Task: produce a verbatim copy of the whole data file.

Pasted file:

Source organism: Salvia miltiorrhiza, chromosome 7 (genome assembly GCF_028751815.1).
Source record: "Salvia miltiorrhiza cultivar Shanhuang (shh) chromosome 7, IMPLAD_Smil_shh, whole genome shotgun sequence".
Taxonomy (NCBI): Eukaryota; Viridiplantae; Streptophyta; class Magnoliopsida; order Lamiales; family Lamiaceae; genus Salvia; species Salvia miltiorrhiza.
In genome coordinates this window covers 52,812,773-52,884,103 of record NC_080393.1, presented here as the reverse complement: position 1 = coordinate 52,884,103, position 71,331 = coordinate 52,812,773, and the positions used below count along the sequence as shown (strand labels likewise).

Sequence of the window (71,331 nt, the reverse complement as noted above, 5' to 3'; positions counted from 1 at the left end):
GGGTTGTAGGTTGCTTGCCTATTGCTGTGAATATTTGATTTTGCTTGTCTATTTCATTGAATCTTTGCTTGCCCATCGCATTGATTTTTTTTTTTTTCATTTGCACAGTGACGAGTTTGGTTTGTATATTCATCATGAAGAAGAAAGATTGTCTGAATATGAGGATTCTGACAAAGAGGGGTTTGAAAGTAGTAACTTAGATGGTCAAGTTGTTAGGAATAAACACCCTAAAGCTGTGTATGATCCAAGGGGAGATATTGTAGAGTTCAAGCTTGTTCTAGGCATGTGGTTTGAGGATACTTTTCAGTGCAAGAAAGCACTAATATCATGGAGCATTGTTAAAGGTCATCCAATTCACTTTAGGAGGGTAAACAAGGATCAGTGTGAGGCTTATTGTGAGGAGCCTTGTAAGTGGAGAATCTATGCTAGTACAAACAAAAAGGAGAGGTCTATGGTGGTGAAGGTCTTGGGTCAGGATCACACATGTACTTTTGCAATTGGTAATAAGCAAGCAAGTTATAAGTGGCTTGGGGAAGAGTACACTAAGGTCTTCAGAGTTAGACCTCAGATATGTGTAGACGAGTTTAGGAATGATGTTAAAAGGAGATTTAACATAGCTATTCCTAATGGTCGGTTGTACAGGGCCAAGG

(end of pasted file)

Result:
Source organism: Salvia miltiorrhiza, chromosome 7 (genome assembly GCF_028751815.1).
Source record: "Salvia miltiorrhiza cultivar Shanhuang (shh) chromosome 7, IMPLAD_Smil_shh, whole genome shotgun sequence".
Taxonomy (NCBI): Eukaryota; Viridiplantae; Streptophyta; class Magnoliopsida; order Lamiales; family Lamiaceae; genus Salvia; species Salvia miltiorrhiza.
In genome coordinates this window covers 52,812,773-52,884,103 of record NC_080393.1, presented here as the reverse complement: position 1 = coordinate 52,884,103, position 71,331 = coordinate 52,812,773, and the positions used below count along the sequence as shown (strand labels likewise).

Sequence of the window (71,331 nt, the reverse complement as noted above, 5' to 3'; positions counted from 1 at the left end):
GGGTTGTAGGTTGCTTGCCTATTGCTGTGAATATTTGATTTTGCTTGTCTATTTCATTGAATCTTTGCTTGCCCATCGCATTGATTTTTTTTTTTTTCATTTGCACAGTGACGAGTTTGGTTTGTATATTCATCATGAAGAAGAAAGATTGTCTGAATATGAGGATTCTGACAAAGAGGGGTTTGAAAGTAGTAACTTAGATGGTCAAGTTGTTAGGAATAAACACCCTAAAGCTGTGTATGATCCAAGGGGAGATATTGTAGAGTTCAAGCTTGTTCTAGGCATGTGGTTTGAGGATACTTTTCAGTGCAAGAAAGCACTAATATCATGGAGCATTGTTAAAGGTCATCCAATTCACTTTAGGAGGGTAAACAAGGATCAGTGTGAGGCTTATTGTGAGGAGCCTTGTAAGTGGAGAATCTATGCTAGTACAAACAAAAAGGAGAGGTCTATGGTGGTGAAGGTCTTGGGTCAGGATCACACATGTACTTTTGCAATTGGTAATAAGCAAGCAAGTTATAAGTGGCTTGGGGAAGAGTACACTAAGGTCTTCAGAGTTAGACCTCAGATATGTGTAGACGAGTTTAGGAATGATGTTAAAAGGAGATTTAACATAGCTATTCCTAATGGTCGGTTGTACAGGGCCAAGG